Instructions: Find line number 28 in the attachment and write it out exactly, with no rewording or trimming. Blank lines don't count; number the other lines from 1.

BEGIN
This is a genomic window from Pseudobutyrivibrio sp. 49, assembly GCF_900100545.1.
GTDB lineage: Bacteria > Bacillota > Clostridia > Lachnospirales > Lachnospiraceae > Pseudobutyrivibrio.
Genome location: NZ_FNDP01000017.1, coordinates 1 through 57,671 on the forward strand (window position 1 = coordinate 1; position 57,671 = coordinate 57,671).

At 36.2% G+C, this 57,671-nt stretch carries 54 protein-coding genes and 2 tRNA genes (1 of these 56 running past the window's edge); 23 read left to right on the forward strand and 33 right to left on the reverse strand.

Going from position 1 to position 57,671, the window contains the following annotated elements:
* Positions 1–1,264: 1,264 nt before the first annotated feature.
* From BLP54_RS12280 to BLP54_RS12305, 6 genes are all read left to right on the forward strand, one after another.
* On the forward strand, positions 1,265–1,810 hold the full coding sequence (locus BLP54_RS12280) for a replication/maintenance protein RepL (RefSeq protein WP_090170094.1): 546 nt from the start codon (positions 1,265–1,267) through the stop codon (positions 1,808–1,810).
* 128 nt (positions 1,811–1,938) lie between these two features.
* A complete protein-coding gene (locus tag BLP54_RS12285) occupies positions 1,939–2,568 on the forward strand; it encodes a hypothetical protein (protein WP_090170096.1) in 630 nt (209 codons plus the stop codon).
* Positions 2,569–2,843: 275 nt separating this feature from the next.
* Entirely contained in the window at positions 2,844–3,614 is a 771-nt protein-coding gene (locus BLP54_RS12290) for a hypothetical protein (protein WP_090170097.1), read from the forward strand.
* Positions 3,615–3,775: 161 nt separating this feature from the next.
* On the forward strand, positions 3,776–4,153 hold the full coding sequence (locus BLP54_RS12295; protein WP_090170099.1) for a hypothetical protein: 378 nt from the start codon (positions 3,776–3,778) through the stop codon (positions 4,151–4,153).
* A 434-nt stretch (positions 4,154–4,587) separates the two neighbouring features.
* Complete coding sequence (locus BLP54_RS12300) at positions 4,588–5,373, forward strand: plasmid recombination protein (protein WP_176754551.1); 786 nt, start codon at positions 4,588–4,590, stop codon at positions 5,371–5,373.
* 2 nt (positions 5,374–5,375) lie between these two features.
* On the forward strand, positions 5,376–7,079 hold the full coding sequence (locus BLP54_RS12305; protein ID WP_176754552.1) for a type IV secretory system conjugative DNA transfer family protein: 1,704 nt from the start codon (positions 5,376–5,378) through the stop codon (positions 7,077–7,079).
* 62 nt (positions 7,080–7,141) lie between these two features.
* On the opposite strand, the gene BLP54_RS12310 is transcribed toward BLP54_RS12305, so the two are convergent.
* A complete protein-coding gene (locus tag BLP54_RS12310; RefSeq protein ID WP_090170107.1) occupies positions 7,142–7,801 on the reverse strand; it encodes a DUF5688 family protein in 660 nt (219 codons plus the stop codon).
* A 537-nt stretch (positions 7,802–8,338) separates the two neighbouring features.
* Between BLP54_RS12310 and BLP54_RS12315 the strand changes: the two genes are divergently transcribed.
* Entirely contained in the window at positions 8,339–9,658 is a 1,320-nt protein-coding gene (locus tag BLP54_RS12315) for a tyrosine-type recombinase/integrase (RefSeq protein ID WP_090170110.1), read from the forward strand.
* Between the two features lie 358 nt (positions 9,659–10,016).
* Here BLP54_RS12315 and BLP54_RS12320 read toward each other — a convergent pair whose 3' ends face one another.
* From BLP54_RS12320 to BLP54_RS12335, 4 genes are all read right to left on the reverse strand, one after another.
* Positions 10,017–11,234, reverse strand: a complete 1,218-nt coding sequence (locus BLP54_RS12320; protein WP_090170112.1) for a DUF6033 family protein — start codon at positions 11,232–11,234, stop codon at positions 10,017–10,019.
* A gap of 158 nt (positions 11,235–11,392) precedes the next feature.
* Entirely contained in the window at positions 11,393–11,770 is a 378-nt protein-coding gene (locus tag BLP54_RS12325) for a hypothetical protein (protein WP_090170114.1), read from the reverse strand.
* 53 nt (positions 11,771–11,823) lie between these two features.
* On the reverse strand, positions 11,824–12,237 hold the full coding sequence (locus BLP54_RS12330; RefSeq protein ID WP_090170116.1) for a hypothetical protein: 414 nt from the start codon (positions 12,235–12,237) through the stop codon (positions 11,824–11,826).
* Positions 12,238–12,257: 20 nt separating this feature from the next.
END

* Positions 10,017–11,234, reverse strand: a complete 1,218-nt coding sequence (locus BLP54_RS12320; protein WP_090170112.1) for a DUF6033 family protein — start codon at positions 11,232–11,234, stop codon at positions 10,017–10,019.